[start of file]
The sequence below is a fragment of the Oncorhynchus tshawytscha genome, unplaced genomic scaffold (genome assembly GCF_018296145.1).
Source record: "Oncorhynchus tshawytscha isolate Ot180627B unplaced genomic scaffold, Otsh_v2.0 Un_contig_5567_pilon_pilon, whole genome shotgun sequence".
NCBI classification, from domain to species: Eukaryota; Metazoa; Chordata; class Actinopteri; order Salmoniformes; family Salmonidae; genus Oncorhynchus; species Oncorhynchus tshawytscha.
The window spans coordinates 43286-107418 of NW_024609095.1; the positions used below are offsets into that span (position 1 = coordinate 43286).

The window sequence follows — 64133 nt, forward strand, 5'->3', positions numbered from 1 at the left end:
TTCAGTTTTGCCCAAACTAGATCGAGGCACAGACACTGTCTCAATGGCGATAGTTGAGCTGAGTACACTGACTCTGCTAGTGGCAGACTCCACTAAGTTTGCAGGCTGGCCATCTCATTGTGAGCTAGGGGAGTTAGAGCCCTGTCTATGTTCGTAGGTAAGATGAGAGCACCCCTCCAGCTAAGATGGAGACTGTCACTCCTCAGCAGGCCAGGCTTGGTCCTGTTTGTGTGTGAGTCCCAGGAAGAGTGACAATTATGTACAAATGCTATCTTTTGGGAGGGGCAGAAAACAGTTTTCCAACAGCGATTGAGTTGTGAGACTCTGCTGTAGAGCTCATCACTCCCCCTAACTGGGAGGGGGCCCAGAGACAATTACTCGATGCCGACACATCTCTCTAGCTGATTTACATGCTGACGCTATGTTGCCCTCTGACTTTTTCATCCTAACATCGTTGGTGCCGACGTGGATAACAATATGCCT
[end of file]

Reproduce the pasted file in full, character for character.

The sequence below is a fragment of the Oncorhynchus tshawytscha genome, unplaced genomic scaffold (genome assembly GCF_018296145.1).
Source record: "Oncorhynchus tshawytscha isolate Ot180627B unplaced genomic scaffold, Otsh_v2.0 Un_contig_5567_pilon_pilon, whole genome shotgun sequence".
NCBI classification, from domain to species: Eukaryota; Metazoa; Chordata; class Actinopteri; order Salmoniformes; family Salmonidae; genus Oncorhynchus; species Oncorhynchus tshawytscha.
The window spans coordinates 43286-107418 of NW_024609095.1; the positions used below are offsets into that span (position 1 = coordinate 43286).

The window sequence follows — 64133 nt, forward strand, 5'->3', positions numbered from 1 at the left end:
TTCAGTTTTGCCCAAACTAGATCGAGGCACAGACACTGTCTCAATGGCGATAGTTGAGCTGAGTACACTGACTCTGCTAGTGGCAGACTCCACTAAGTTTGCAGGCTGGCCATCTCATTGTGAGCTAGGGGAGTTAGAGCCCTGTCTATGTTCGTAGGTAAGATGAGAGCACCCCTCCAGCTAAGATGGAGACTGTCACTCCTCAGCAGGCCAGGCTTGGTCCTGTTTGTGTGTGAGTCCCAGGAAGAGTGACAATTATGTACAAATGCTATCTTTTGGGAGGGGCAGAAAACAGTTTTCCAACAGCGATTGAGTTGTGAGACTCTGCTGTAGAGCTCATCACTCCCCCTAACTGGGAGGGGGCCCAGAGACAATTACTCGATGCCGACACATCTCTCTAGCTGATTTACATGCTGACGCTATGTTGCCCTCTGACTTTTTCATCCTAACATCGTTGGTGCCGACGTGGATAACAATATGCCT